Tiramisu Circus And Pre-Sale : Bodice Sizing!

Before we talk about bust sizing, I just want to say WOW!  My inbox has never gone as crazy as it did last night!  Thank you all for your support for Tiramisu- as I write this you all have purchased 135 patterns!  I set a goal of 150, but the pre-sale will be on until the 5th of October, as I said it would.  The more, the merrier!

This post in The Circus will show you what I did with the bodice piece for this dress.  I want to say now that this is a dress pattern- it will not magically solve the world’s problems and cure cancer.  If only.  In a perfect world, it would be possible to make a pattern that fit everyone out of the envelope.

But that’s perfection, not real life.  I definitely think perfection is a great ideal to strive for, but I also don’t let it own me.  Tiramisu will not fit some of you out of the envelope and I don’t want to make it sound like it will.  That’s not realistic.  However, I believe I built the pattern in a way that makes it easy to check for fit and simple to alter.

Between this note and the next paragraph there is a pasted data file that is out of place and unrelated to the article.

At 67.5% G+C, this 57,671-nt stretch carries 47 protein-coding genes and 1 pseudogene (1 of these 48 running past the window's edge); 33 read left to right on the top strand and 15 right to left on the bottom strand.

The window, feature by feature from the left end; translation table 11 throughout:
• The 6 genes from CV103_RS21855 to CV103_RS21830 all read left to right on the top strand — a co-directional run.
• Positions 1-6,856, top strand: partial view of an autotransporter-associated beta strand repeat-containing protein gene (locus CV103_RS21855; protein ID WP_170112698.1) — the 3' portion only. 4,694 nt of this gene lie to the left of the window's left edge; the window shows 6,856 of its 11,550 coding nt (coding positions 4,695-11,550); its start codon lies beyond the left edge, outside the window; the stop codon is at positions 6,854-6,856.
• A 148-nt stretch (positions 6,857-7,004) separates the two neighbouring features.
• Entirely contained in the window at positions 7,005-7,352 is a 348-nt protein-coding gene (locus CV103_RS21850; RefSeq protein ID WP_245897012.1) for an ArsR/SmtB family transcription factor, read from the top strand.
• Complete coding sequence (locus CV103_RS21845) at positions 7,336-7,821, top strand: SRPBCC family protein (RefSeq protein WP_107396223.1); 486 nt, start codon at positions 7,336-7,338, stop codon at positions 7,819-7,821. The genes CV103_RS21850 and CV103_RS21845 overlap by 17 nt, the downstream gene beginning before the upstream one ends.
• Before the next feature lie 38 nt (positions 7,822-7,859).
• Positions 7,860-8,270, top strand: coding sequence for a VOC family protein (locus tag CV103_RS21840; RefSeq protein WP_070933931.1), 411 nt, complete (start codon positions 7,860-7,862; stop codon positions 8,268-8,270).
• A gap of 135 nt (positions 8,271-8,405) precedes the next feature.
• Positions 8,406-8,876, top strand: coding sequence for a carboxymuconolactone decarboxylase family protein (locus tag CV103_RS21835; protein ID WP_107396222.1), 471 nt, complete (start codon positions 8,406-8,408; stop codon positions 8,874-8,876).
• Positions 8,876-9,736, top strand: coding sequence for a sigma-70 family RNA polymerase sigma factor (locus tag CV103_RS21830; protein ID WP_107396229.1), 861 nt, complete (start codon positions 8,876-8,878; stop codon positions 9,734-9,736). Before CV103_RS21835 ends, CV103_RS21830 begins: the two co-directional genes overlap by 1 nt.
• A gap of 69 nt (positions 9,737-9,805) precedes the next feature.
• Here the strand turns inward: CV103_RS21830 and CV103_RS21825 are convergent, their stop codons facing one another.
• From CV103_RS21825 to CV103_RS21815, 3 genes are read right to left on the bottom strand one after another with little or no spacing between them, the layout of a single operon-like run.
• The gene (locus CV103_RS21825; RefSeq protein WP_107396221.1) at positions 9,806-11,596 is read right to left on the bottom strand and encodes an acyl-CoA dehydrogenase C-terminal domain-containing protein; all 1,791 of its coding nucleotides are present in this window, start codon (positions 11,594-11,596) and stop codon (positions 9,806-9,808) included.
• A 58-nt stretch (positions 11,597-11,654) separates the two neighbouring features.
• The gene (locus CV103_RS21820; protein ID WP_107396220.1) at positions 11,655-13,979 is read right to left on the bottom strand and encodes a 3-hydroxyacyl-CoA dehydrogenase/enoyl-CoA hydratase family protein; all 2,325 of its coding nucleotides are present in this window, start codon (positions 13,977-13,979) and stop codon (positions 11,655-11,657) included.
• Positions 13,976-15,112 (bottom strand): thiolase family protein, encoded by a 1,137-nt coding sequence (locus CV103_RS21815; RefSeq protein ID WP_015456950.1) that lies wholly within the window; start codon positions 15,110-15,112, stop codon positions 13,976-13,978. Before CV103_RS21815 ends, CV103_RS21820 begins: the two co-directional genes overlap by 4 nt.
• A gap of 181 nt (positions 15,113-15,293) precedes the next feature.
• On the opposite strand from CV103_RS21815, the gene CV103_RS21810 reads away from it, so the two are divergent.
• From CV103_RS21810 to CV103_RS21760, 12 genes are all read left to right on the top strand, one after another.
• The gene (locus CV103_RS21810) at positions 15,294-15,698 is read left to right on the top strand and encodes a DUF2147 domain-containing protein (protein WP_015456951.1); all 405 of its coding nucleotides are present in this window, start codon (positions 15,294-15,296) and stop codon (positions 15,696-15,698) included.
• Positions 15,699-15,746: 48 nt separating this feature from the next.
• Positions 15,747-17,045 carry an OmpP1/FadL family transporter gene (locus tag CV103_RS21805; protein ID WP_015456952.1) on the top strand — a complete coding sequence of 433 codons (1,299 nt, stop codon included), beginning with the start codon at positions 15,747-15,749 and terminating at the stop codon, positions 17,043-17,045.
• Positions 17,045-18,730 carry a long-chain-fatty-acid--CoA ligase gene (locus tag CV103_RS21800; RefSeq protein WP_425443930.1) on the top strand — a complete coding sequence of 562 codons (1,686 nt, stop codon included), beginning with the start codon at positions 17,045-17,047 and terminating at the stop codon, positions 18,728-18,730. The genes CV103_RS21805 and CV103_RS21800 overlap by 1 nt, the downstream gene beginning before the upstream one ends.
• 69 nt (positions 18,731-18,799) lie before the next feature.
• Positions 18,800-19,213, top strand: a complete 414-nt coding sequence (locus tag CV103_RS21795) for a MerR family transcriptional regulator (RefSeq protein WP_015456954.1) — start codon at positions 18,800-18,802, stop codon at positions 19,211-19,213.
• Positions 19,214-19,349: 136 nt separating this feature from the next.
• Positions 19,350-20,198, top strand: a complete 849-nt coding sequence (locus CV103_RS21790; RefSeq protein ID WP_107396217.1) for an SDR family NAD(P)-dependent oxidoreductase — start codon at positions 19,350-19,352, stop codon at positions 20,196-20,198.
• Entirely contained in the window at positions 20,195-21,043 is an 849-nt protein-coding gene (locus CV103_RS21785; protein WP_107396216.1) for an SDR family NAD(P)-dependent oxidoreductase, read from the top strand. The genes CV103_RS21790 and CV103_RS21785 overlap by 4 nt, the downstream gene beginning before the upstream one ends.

This is the draft for size 45 high bust.  It features four sizes.  That means that the bodice front piece comes in 20 sizes.  I hesitate to use the word “size,” because strictly speaking the A, B, C, D choices have more to do with proportion than size.  “Cup” sizing is a very strange issue.  This pattern does not necessarily reflect actual cup size.  Rather, A-D are a handy way to mark different bust proportions.

Handy diagram borrowed from a sculpting site. Click for source.

I think many, if not most of us struggle with bust fit.  Part of the issue with fit is the width required to cover the bust, and part of the issue is creating a good proportional relationship between the back and the front.  In this system, the A cup front is the same width (well, slightly wider on the larger sizes) as the back, with gentle shaping.  The B and C cups give a bit more room and shaping in the front, and the D cup is designed to accommodate larger types.